VCAM-1 and mSCF synergistically promote the formation of polarized protrusions (stem cell synapse) on HSCs. (A and B) VCAM-1 or mSCF alone does not induce apparent polarized morphology on HSCs. The signaling and adhesion of HSCs to the niche is not at its full potential. (C) VCAM-1 and mSCF together induce robust receptor clustering on HSCs, optimal signaling, and strong adhesion. (D) sSCF can competitively disrupt the polarized protrusions on HSCs. The figure was created with BioRender.com.

          Figure 1.

          VCAM-1 and mSCF synergistically promote the formation of polarized protrusions (stem cell synapse) on HSCs. (A and B) VCAM-1 or mSCF alone does not induce apparent polarized morphology on HSCs. The signaling and adhesion of HSCs to the niche is not at its full potential. (C) VCAM-1 and mSCF together induce robust receptor clustering on HSCs, optimal signaling, and strong adhesion. (D) sSCF can competitively disrupt the polarized protrusions on HSCs. The figure was created with BioRender.com.

          While the study by Hao et al. sheds light on how niche signals, particularly mSCF, regulate HSCs, several outstanding questions remain. First, even though many hematopoietic cells express cKIT (some of them even express higher levels than HSCs), HSCs respond to mSCF + VCAM-1 the strongest by recruiting the most mSCF to clusters. What is the specific mechanism in HSCs underlying this specificity? Second, SCF is produced both as mSCF and sSCF in vivo, through alternative splicing and proteolytic cleavage; if mSCF is mainly responsible for anchoring HSCs in the niche, what is the function of sSCF in vivo? Does sSCF modulate the available pool of mSCF? Third, robust maintenance of HSCs in culture has been challenging. HSCs can be maintained in a system composed of sSCF, thromopoietin (TPO), fibronectin, and polyvinyl alcohol (6). Tethering cytokines to SLB elicits more physiological response from HSCs compared with soluble cytokines or direct immobilization. Does SLB improve maintenance of HSCs in in vitro culture? Fourth, some cytokines, such as TPO, act on HSCs in a long-range manner (7). How do these systemic cytokines induce robust signaling in HSCs? Do they participate in the stem cell synapse even if they are not the initiators? Finally, do stem cells and their niche interact by forming similar synapses in other stem cell systems? Answering these questions will deepen our understanding of the stem cell niche and help integrate the niche component into potential, more successful applications in regenerative medicine.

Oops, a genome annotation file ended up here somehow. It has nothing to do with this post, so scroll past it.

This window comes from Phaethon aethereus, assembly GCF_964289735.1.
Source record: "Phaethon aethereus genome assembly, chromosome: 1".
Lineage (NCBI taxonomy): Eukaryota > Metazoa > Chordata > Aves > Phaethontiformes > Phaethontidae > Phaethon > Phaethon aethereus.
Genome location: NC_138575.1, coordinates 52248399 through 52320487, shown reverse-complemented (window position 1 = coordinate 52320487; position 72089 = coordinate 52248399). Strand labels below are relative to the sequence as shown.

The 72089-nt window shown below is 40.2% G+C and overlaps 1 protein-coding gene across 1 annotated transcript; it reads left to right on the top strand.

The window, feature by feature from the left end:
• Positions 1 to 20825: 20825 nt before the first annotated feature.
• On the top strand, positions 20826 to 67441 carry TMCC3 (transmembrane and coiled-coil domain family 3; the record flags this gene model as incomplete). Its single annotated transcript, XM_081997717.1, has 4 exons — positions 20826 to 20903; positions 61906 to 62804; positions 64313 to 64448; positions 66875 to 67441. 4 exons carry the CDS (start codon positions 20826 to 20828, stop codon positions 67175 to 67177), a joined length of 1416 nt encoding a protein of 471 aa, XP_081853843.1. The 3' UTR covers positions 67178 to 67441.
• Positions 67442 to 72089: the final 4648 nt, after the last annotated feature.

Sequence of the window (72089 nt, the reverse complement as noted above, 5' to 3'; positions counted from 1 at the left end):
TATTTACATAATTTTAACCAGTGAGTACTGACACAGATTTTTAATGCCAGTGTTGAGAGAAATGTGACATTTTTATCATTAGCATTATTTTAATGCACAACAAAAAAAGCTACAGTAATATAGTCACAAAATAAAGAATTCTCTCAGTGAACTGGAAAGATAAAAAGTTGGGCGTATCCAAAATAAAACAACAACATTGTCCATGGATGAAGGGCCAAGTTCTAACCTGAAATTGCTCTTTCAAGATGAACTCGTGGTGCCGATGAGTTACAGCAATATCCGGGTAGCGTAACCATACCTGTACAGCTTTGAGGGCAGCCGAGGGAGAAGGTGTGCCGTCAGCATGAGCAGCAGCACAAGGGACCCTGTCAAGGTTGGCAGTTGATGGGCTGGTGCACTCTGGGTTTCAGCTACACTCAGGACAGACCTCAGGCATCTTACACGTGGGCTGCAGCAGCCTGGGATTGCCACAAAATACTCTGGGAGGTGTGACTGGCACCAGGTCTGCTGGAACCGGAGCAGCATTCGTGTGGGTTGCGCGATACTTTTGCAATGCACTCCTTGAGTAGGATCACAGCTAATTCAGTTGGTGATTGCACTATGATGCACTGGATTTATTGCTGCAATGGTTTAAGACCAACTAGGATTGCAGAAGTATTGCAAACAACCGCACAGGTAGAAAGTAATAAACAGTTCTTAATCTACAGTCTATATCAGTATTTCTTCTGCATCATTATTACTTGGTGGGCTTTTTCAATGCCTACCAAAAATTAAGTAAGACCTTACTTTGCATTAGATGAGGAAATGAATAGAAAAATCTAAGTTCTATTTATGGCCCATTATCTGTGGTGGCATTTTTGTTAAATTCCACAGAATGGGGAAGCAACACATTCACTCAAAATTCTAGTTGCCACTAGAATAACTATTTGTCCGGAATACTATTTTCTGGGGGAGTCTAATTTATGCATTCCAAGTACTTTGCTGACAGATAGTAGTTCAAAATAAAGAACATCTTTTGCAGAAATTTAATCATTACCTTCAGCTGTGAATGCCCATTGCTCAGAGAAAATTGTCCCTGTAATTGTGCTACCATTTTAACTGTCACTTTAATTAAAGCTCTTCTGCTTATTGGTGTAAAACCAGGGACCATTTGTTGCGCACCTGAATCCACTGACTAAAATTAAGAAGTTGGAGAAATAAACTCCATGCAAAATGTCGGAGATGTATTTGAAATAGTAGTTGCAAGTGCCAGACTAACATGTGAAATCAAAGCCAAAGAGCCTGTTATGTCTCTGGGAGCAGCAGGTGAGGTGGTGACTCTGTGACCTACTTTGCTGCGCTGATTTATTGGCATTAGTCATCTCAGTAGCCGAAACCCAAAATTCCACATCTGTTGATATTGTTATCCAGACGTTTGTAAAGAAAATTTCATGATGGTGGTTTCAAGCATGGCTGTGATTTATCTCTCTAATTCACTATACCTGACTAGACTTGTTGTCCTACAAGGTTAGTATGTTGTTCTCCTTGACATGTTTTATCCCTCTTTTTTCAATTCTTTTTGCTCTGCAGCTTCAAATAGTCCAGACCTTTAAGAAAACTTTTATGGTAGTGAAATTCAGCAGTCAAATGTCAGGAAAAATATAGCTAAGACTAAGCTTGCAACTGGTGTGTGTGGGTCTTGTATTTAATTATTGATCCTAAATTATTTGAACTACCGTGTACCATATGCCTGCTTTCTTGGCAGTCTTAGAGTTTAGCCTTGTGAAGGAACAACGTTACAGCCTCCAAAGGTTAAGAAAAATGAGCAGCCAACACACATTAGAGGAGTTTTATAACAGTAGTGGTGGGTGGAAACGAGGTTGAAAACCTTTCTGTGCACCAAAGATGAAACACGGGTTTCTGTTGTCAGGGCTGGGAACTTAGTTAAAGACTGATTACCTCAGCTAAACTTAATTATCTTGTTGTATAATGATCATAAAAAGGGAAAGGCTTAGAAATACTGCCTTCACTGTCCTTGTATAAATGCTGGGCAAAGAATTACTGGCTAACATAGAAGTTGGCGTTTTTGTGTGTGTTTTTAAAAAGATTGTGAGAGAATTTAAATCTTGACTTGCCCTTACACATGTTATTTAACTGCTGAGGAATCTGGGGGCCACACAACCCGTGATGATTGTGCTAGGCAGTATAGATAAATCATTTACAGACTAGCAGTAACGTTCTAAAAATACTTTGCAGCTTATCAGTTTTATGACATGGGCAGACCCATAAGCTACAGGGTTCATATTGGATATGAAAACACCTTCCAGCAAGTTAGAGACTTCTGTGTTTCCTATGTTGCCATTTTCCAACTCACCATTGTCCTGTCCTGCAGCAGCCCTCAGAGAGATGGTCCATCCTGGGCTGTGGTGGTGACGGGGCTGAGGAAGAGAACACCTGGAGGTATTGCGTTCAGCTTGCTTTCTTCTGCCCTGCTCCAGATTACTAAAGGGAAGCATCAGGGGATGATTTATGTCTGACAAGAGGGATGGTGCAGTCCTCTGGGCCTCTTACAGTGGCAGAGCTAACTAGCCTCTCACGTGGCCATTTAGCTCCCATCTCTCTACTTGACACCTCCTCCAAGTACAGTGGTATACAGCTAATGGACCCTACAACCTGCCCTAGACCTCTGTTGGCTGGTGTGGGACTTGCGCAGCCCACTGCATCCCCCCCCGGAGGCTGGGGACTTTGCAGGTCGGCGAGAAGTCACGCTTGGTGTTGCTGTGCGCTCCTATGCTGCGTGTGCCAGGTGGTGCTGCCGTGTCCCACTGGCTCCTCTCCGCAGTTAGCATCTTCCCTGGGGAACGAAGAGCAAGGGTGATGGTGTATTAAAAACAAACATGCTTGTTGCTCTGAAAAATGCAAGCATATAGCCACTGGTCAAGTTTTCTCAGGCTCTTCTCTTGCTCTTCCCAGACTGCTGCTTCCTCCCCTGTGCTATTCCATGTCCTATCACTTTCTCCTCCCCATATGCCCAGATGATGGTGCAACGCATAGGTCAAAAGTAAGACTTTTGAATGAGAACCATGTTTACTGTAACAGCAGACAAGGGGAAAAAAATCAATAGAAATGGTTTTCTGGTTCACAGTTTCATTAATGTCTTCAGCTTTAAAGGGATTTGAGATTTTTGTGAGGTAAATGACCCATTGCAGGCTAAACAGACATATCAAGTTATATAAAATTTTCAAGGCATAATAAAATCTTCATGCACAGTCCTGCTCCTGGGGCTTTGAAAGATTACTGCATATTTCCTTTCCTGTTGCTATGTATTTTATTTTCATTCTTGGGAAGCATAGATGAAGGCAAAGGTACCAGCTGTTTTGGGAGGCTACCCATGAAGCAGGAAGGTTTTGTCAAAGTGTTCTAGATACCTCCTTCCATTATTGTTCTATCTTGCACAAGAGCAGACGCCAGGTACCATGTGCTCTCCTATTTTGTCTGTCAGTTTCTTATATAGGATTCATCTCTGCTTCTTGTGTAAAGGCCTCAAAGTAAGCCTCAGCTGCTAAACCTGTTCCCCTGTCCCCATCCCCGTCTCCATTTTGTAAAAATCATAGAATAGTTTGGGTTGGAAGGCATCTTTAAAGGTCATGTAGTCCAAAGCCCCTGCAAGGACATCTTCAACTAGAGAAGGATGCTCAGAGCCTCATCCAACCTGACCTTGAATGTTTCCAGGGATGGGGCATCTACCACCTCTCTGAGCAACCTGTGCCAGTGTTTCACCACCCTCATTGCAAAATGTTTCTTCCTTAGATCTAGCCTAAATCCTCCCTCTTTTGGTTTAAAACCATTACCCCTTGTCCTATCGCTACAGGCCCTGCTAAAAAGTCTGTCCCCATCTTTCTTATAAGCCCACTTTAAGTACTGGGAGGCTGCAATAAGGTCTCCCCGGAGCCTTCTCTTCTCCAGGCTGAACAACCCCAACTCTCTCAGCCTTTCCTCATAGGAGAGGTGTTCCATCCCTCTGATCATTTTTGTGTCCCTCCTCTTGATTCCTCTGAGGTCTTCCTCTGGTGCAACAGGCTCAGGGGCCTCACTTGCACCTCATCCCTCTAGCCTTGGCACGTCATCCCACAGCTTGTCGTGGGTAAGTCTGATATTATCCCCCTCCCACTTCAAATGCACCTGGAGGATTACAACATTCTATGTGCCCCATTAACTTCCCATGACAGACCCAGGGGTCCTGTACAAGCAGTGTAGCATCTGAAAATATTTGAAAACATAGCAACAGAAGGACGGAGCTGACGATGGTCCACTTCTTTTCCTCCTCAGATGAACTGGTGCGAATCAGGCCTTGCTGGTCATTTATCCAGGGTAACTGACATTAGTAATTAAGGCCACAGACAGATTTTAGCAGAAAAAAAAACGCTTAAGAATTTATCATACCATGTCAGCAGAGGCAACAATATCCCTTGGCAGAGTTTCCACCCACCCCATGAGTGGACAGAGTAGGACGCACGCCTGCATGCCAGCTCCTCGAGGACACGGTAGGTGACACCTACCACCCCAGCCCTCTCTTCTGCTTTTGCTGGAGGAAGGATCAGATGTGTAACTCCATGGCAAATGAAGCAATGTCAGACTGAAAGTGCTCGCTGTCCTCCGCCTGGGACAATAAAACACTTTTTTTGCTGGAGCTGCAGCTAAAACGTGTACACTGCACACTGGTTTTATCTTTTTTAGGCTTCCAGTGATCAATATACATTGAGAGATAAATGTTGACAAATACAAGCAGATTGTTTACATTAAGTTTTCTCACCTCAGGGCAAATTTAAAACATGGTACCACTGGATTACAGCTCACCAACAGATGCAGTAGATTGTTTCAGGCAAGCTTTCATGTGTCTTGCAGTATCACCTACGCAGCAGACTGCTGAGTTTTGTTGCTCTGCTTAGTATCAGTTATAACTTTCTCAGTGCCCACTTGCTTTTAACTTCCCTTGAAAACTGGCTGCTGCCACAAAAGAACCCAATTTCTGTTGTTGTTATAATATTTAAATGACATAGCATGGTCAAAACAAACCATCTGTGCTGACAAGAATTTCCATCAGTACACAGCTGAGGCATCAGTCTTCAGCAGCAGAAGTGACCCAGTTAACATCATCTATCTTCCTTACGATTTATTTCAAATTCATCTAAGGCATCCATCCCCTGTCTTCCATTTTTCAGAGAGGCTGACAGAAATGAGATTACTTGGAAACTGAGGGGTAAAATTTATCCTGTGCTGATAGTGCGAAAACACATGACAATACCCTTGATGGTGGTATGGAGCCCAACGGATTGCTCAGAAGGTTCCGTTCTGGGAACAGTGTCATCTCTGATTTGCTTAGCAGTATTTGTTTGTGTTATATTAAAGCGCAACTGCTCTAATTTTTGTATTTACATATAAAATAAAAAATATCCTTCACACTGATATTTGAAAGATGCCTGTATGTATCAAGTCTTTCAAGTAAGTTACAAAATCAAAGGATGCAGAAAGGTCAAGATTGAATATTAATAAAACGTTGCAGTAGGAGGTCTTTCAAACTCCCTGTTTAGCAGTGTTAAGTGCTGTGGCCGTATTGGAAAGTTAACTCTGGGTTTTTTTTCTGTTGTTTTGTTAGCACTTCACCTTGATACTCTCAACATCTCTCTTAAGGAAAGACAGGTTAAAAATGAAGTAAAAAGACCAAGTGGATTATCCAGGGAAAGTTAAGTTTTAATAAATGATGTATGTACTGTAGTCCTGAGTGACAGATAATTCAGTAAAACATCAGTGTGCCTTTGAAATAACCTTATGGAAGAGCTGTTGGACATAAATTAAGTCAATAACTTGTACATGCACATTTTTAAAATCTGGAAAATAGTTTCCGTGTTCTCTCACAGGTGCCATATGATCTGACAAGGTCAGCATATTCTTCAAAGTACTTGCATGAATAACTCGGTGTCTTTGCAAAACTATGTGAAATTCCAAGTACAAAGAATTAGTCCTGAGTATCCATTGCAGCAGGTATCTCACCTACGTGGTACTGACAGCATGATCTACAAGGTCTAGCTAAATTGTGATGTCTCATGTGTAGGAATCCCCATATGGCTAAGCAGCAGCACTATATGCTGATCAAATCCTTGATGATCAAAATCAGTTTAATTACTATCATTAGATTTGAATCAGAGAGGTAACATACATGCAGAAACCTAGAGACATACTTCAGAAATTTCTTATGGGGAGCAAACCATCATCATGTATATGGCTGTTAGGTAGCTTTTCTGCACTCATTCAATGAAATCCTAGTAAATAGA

This work was supported by the National Heart, Lung and Blood Institute (R01HL153487 and R01HL155868). L. Ding was supported by the Rita Allen Foundation, the Irma T. Hirschl Trust Research Award, the Schaefer Research Scholar Program, and the Leukemia and Lymphoma Society Scholar Award.

          The authors declare no competing financial interests.